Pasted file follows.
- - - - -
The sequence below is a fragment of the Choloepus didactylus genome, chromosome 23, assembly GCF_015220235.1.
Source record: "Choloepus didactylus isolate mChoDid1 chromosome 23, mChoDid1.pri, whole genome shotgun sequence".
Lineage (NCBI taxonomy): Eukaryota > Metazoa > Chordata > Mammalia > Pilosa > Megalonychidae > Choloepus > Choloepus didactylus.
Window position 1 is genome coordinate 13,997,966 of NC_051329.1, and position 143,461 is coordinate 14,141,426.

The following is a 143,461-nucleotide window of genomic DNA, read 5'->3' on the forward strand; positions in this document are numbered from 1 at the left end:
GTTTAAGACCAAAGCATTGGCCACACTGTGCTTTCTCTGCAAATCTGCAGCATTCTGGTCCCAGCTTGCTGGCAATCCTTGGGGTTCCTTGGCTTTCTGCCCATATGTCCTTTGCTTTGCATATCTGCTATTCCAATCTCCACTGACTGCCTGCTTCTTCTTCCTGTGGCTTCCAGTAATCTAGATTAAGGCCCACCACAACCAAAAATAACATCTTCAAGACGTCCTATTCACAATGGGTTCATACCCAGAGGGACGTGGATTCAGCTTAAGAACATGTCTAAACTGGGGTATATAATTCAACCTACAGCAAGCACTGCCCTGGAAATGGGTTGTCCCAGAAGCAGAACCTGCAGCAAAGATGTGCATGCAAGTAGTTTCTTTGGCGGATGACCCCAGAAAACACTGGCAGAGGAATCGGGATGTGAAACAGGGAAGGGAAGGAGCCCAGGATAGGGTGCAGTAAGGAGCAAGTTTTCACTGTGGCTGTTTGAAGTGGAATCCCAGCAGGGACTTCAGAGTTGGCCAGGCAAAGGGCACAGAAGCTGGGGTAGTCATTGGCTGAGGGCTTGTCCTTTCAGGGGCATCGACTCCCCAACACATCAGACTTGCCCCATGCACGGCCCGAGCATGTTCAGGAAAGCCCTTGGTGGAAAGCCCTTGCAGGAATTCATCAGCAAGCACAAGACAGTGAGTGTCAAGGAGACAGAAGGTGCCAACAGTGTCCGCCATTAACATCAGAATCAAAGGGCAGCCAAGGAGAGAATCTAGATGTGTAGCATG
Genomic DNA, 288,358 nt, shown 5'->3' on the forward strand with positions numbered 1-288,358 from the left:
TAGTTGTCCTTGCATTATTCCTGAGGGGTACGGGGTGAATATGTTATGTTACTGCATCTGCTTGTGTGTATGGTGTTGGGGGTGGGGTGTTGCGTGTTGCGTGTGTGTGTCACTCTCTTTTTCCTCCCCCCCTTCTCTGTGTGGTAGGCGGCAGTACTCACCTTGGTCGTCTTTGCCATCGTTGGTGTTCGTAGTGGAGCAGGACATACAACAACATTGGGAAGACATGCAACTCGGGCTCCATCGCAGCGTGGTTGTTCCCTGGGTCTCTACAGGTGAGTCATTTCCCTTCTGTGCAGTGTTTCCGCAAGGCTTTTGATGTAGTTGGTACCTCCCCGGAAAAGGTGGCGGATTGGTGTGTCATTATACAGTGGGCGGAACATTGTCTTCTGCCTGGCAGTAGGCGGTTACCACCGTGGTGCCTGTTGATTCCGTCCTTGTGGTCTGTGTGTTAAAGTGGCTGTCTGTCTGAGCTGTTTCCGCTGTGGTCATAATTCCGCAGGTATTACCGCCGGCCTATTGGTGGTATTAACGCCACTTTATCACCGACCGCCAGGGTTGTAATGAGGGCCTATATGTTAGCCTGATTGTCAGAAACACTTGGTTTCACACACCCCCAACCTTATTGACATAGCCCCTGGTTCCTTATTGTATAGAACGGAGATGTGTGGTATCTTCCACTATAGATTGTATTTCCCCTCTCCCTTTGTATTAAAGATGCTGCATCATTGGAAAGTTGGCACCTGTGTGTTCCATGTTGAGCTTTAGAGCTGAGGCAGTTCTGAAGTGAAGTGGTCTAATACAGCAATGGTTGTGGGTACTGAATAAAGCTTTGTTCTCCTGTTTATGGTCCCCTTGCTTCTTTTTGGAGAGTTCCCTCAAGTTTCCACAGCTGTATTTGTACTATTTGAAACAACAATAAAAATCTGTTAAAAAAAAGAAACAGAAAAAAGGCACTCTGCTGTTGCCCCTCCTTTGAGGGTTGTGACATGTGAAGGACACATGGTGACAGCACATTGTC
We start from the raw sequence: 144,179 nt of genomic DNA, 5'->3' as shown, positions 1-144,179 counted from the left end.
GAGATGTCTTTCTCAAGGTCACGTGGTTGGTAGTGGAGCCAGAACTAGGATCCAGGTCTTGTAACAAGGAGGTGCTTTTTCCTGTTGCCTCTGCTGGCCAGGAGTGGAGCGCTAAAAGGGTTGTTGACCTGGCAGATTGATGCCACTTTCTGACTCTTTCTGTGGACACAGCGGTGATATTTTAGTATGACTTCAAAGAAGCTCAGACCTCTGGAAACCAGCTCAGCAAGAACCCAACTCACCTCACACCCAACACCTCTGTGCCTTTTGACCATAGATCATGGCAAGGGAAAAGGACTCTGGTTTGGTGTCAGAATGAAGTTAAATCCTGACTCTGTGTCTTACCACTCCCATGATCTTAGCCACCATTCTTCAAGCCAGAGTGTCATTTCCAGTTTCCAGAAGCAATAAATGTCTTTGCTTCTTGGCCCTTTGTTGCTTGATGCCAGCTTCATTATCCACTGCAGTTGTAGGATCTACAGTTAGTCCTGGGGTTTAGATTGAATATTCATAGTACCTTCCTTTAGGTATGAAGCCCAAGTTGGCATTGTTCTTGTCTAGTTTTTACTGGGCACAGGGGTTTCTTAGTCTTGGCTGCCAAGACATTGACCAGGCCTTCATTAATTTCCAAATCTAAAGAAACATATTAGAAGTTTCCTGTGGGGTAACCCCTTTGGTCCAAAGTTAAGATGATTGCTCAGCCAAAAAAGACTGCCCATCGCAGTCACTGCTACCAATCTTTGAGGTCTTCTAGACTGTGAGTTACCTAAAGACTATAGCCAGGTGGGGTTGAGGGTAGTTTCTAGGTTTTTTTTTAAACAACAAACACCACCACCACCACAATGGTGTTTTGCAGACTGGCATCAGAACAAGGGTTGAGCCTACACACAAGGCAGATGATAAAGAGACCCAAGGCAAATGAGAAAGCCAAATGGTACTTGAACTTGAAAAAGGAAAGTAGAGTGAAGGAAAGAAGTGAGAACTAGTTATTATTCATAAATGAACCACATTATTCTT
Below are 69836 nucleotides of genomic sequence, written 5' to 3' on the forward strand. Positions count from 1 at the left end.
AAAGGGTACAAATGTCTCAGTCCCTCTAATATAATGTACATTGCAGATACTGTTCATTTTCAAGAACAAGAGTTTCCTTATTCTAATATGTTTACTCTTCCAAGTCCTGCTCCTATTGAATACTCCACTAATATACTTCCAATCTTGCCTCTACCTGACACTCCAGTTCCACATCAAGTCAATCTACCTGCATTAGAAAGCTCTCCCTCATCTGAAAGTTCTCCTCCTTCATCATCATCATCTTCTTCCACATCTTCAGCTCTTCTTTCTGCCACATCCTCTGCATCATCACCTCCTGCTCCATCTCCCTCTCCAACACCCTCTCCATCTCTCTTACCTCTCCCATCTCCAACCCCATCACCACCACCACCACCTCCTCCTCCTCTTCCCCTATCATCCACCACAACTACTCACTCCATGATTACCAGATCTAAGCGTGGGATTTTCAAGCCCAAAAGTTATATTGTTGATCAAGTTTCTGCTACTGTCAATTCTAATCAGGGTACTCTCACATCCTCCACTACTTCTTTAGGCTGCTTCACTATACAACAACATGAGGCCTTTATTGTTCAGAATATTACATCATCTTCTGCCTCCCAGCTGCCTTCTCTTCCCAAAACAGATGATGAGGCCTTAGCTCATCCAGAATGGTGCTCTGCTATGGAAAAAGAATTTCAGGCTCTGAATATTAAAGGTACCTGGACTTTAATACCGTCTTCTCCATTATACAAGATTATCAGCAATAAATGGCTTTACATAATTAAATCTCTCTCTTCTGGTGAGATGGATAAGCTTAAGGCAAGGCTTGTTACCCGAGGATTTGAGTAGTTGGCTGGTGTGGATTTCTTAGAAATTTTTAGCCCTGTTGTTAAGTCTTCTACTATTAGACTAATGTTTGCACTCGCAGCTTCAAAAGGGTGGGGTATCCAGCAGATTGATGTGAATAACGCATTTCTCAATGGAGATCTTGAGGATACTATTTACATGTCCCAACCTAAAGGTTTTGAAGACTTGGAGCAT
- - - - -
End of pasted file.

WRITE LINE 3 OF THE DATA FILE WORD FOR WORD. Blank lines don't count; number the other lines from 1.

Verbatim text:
Lineage (NCBI taxonomy): Eukaryota > Metazoa > Chordata > Mammalia > Pilosa > Megalonychidae > Choloepus > Choloepus didactylus.